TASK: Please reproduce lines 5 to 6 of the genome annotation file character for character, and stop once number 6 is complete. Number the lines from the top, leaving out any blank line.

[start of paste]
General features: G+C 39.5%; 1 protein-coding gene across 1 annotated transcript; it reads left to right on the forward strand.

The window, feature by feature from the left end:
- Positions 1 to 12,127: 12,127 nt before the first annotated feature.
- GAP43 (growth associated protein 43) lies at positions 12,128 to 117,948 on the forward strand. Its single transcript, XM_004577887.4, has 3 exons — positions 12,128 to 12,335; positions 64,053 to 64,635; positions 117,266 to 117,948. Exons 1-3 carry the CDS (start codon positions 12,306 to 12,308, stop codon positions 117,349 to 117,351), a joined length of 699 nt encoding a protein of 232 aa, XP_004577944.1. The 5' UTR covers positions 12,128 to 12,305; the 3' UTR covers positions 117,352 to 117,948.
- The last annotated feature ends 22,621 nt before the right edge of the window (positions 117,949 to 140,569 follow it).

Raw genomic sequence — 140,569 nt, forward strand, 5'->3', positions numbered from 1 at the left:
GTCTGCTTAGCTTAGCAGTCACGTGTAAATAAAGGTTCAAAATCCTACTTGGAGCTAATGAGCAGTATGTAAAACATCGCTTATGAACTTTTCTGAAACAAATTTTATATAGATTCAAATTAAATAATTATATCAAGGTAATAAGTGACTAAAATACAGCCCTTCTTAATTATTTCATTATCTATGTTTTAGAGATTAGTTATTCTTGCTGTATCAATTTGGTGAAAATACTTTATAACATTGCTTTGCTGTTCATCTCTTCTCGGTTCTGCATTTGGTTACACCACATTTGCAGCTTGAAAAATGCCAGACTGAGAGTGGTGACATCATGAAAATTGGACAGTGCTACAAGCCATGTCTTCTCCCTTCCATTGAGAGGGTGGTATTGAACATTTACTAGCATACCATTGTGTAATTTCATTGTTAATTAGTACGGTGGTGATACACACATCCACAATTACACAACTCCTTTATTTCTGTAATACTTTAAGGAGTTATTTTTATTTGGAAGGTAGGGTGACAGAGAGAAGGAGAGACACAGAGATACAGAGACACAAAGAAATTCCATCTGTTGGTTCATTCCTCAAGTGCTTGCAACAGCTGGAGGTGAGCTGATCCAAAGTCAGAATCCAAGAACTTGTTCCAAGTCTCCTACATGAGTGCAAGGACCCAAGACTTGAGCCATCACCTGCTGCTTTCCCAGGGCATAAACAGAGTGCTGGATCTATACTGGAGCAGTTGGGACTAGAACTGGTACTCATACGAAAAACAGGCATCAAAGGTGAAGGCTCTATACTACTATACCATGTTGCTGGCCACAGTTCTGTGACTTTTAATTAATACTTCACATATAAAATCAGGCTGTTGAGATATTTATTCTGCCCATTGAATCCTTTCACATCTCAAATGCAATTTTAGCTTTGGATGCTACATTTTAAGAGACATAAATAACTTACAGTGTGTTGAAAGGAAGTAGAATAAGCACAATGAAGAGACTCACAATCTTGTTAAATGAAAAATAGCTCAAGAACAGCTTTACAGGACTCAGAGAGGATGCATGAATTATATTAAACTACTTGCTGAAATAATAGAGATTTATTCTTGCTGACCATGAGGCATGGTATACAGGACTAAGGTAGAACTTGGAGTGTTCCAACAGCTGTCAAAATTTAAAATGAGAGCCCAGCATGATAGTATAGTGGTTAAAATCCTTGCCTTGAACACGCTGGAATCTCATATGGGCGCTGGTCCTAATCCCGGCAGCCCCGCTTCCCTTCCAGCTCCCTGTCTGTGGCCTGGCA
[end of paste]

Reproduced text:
- The last annotated feature ends 22,621 nt before the right edge of the window (positions 117,949 to 140,569 follow it).

Raw genomic sequence — 140,569 nt, forward strand, 5'->3', positions numbered from 1 at the left: